Go see a therapist or get a referral to see one.
Good luck Trish

My son had the same thing around 3-4 months, and our pediatrician referred us to a physical therapist. He had a very slight case. We followed the physical therapist's recommendations, and the issue was resolved within a few weeks. Keep at it, and hopefully your son will be 100% soon!

As a Lactation Consultant I see this often - and often I see it way before the Ped does. I know several ped therapsits in my area and they are wonderful people and I refer to them but not for Torticollis...

My professional opinion on torticollis and Physical Therapy is - well, I don't like it. The stretching does hurt and the babies really don't like it at all. I do know that it works, but I prefer a modality that does not cause the baby weeks of pain as it does take several weeks of working and stretching. Put yourself in their shoes...how would you feel? Would you want therapy that was pleasant and quickly effective or one that took weeks of painful exercise that made you cry?

We have in our area (Sacramento) a woman who does extensive work of babies working with their muscles for all sorts of reasons. I work with a lot of babies who had birth trauma and cannot suck correctly, tight jaws, tongues that don't move well, etc. I send them to this gal and she fixes the right up. Babies love the massage she gives (a specialized type of massage) and they respond wonderfully. I have seen severe cases of torticollis resolve within a couple visits - and this is without mom and dad doing painful stretches at home with the baby...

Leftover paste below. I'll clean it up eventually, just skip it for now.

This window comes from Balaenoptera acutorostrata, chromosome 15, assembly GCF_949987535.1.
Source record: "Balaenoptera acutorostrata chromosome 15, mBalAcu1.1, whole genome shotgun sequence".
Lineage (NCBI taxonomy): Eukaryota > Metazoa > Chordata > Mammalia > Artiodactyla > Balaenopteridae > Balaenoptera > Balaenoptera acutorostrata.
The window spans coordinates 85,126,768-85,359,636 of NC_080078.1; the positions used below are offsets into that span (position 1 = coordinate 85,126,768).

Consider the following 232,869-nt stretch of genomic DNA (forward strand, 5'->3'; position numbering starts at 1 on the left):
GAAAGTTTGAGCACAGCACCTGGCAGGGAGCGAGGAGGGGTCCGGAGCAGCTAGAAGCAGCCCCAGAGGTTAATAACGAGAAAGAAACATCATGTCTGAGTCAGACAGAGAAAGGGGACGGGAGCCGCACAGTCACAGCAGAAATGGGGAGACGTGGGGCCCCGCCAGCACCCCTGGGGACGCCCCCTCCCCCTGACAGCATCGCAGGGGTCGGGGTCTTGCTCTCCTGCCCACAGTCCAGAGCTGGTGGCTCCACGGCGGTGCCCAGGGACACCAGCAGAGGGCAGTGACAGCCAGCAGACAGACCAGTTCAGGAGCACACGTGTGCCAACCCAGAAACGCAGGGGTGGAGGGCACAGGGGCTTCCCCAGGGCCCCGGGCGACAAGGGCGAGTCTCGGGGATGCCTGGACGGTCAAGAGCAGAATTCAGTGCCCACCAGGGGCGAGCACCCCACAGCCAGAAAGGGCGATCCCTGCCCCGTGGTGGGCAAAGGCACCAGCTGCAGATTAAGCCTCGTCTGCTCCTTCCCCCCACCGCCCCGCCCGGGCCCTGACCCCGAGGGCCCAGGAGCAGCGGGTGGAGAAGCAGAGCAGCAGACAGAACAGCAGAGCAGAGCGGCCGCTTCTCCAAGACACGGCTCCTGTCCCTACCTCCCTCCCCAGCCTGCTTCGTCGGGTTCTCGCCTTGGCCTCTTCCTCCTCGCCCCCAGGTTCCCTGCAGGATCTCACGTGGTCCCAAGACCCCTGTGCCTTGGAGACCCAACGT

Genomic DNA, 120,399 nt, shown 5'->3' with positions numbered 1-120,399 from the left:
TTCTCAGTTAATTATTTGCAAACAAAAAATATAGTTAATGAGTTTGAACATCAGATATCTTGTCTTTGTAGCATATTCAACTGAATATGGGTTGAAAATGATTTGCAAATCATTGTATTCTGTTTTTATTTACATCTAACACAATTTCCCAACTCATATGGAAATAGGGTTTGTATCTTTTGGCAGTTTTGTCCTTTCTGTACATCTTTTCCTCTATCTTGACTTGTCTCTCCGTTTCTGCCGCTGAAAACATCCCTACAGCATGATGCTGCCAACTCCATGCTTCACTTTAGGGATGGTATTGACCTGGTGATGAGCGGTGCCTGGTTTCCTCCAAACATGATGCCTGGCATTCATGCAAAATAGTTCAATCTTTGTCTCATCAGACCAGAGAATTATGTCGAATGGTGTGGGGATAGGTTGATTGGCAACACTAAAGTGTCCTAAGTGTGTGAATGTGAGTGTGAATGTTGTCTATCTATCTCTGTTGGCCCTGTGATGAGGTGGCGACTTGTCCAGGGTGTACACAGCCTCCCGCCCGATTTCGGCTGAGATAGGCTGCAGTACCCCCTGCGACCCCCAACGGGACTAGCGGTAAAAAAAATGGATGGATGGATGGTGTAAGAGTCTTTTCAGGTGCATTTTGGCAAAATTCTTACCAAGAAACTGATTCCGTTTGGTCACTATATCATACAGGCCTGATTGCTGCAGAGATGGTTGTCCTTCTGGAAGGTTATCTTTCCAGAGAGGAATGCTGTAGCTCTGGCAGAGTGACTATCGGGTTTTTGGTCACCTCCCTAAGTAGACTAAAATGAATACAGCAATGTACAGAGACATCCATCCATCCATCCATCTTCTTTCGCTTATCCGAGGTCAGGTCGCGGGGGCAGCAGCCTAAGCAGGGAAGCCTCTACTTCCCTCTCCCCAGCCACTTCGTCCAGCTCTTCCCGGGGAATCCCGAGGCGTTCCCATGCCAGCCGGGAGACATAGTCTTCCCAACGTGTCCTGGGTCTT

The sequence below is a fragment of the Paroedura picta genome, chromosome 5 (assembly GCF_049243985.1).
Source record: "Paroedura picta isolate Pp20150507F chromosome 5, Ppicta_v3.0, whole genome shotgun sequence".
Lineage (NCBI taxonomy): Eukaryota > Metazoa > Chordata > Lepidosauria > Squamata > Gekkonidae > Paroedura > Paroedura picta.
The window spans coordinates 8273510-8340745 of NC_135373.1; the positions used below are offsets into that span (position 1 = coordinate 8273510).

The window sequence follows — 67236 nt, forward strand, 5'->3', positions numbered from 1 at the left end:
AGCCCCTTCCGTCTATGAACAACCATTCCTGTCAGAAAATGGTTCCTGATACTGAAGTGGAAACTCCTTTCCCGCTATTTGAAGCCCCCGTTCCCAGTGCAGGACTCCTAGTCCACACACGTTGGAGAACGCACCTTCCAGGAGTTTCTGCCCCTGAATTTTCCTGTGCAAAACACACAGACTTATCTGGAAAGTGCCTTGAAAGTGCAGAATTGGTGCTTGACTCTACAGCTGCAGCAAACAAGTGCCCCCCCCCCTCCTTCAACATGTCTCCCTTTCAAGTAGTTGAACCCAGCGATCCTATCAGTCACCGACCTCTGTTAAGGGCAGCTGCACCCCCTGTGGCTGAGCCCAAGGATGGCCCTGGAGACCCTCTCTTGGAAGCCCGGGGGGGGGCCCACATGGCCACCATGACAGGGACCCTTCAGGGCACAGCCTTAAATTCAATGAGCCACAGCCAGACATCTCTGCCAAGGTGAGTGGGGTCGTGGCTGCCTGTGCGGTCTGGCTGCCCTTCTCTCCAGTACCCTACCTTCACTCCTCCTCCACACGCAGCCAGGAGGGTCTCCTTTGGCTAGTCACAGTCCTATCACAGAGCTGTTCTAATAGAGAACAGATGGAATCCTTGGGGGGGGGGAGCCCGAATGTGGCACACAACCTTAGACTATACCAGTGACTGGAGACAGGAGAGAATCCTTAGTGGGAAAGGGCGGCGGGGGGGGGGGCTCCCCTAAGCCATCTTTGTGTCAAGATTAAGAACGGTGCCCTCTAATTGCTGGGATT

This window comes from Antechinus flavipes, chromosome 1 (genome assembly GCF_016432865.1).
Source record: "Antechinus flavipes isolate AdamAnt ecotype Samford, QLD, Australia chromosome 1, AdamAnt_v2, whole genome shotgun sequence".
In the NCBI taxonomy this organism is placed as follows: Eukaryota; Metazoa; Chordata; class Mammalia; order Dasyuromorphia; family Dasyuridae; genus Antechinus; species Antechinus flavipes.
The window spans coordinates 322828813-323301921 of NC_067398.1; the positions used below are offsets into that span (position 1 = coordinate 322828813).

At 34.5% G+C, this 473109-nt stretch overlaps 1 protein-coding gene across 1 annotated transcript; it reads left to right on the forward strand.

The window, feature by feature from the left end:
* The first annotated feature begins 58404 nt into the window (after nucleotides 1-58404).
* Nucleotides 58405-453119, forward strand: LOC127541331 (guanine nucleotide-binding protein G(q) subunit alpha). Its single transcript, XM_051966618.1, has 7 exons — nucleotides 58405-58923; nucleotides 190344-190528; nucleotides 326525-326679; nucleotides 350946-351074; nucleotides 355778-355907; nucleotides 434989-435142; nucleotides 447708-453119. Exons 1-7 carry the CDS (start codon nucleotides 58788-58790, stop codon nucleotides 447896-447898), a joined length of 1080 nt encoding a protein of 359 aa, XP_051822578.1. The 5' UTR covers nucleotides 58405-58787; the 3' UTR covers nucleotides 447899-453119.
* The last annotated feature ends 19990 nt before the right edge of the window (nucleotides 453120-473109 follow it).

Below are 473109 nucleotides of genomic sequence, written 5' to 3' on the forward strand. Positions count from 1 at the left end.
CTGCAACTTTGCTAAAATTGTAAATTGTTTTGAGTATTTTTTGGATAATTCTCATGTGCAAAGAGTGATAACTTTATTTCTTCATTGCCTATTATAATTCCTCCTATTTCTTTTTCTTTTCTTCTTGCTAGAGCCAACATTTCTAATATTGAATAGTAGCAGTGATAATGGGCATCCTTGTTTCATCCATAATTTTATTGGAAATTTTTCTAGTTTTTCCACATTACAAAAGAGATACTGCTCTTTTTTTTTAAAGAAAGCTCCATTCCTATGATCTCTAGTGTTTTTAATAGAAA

Her name is Venice Sullivan - ###-###-#### check her out here. http://www.hopehealingtherapy.com/new_borns.htm

Honestly - I am extremely picky about who I will send my babies to for assistance when it is needed. She is the best in the area - she is one of the best in the country - her skills are phenomenal...

I wish you luck. It just doesn't have to be painful and traumatic to help baby get rid of torticollis...the rest of the world just hasn't quite figured that out yet...

Good luck to you!


Hi S.,
You might try a chiropractor. I have used Dr. Virgilija Tali. She is in her 30's and comes to your home! She does quite a bit of work with pregnant women, new moms, and babies. I have had her work on my little guy at 6 weeks to correct some jaw issues. She has worked with our moms with similar situations as yours. Here is her ____@____.com or her website www.drtalidc.com ###-###-#### She really is great. Prices are reasonable...I think $35 for a baby with one freebee just to examine? Good Luck